The concept anticipates the risk of damage by extreme storms by automatically going into a “parked” or “standby” mode. In this mode the recovery force provided by the hydraulic cylinder is increased to keep the float at an elevation close to the trough of the waves so that the very high-energy wave crests pass over the top of the float. The system would not be producing energy in this mode. Floats would typically be designed for submergence to a 25 ft. depth to withstand the pressure of the waves passing over them.
A typical float could have a totally submerged displacement of 250,000 tons. Floats with this capacity move very large volumes of hydraulic fluid in short periods of time as the wave builds and crests (1–2 seconds). Fluid flow rates are therefore very high and large diameter expensive piping must be provided if high frictional flow losses are to be avoided. Minimization of the transport distance is therefore very important. Use of a hollow cylinder rod and locating all hydraulic components in the float minimize the length and cost of piping as well as the related frictional flow loses. Wave action provides short bursts of large amounts of energy as each wave passes. A portion of this energy has to be stored over short periods (until the next wave arrives in typically 8–14 seconds). Short-term energy storage can be provided by hydraulic-accumulators that compress gas. The energy can be withdrawn from the accumulator at a constant rate to generate a steady output from the system. An adaptive control system is employed that senses the amount of energy stored and the time of arrival of the next wave so it can meter the amount of energy delivered through a variable displacement hydraulic motor to an electrical generator or other device requiring the input of energy. The adaptive control system manages the release of stored energy in a way that only a small amount of energy is left in the accumulator when the next wave is encountered thereby ensuring there is energy storage capacity available for the next wave cycle.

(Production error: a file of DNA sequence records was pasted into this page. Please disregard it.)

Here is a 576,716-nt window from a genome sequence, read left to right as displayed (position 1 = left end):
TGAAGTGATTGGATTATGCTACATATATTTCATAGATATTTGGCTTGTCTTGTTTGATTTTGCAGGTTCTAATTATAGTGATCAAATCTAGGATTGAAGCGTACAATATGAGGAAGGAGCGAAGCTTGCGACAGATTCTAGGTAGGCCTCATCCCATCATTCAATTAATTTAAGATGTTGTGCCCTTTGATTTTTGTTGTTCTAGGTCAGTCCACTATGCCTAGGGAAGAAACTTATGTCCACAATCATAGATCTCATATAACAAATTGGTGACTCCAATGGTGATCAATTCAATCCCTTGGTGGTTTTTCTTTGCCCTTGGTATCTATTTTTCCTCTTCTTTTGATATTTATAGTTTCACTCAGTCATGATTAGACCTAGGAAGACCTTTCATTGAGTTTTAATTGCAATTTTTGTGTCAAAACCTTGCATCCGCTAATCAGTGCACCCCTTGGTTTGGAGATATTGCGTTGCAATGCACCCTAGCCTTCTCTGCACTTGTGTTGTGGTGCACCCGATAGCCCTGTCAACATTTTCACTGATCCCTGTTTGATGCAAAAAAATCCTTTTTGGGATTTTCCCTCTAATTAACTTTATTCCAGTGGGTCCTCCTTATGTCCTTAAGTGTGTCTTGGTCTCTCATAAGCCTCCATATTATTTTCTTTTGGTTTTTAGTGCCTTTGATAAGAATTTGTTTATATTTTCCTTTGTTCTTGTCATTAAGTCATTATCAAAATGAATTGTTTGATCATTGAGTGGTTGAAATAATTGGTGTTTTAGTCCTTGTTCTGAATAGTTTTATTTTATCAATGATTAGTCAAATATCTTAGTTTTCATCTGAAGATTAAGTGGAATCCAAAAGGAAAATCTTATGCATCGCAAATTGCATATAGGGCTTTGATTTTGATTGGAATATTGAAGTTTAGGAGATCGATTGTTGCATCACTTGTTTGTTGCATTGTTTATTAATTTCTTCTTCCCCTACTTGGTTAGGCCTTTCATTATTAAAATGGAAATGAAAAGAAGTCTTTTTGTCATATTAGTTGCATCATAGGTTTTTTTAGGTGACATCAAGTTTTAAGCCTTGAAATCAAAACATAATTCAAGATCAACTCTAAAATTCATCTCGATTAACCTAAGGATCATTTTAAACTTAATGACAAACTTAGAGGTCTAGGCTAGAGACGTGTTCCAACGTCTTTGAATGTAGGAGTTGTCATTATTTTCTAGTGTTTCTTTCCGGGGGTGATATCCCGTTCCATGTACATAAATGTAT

This wave energy recovery system and embedded adaptive control has the capability to vary the resistance the hydraulic cylinder applies to the float as it is moved by action of the waves. This is accomplished by changing the minimum gas pressure in the high-pressure energy storage accumulator. In periods with low waves, the minimum gas pressure in the accumulator is kept low, typically 1,000 psi. As the height of the waves build, the minimum pressure in the accumulator is increased up to a maximum that typically may be as high as 3,000 psi. Optimum energy recovery requires the ability to change the amount of resistance the high pressure hydraulic accumulator applies to the float in that the energy recovery is a function of the resistance multiplied by the distance the float moves. For example, if the tension was kept at the maximum in a low wave period the float would not be able to overcome the resistance provided by the hydraulic cylinder and therefore would remain stationary. Energy would not be recovered in this instance because the distance moved would be zero.
One or more high pressure accumulators can be employed. Some cost and possibly weight savings can be realized by having a bank of accumulators and charging each with a different pressure such that hydraulic fluid enters them sequentially as the pressure of the incoming fluid rises.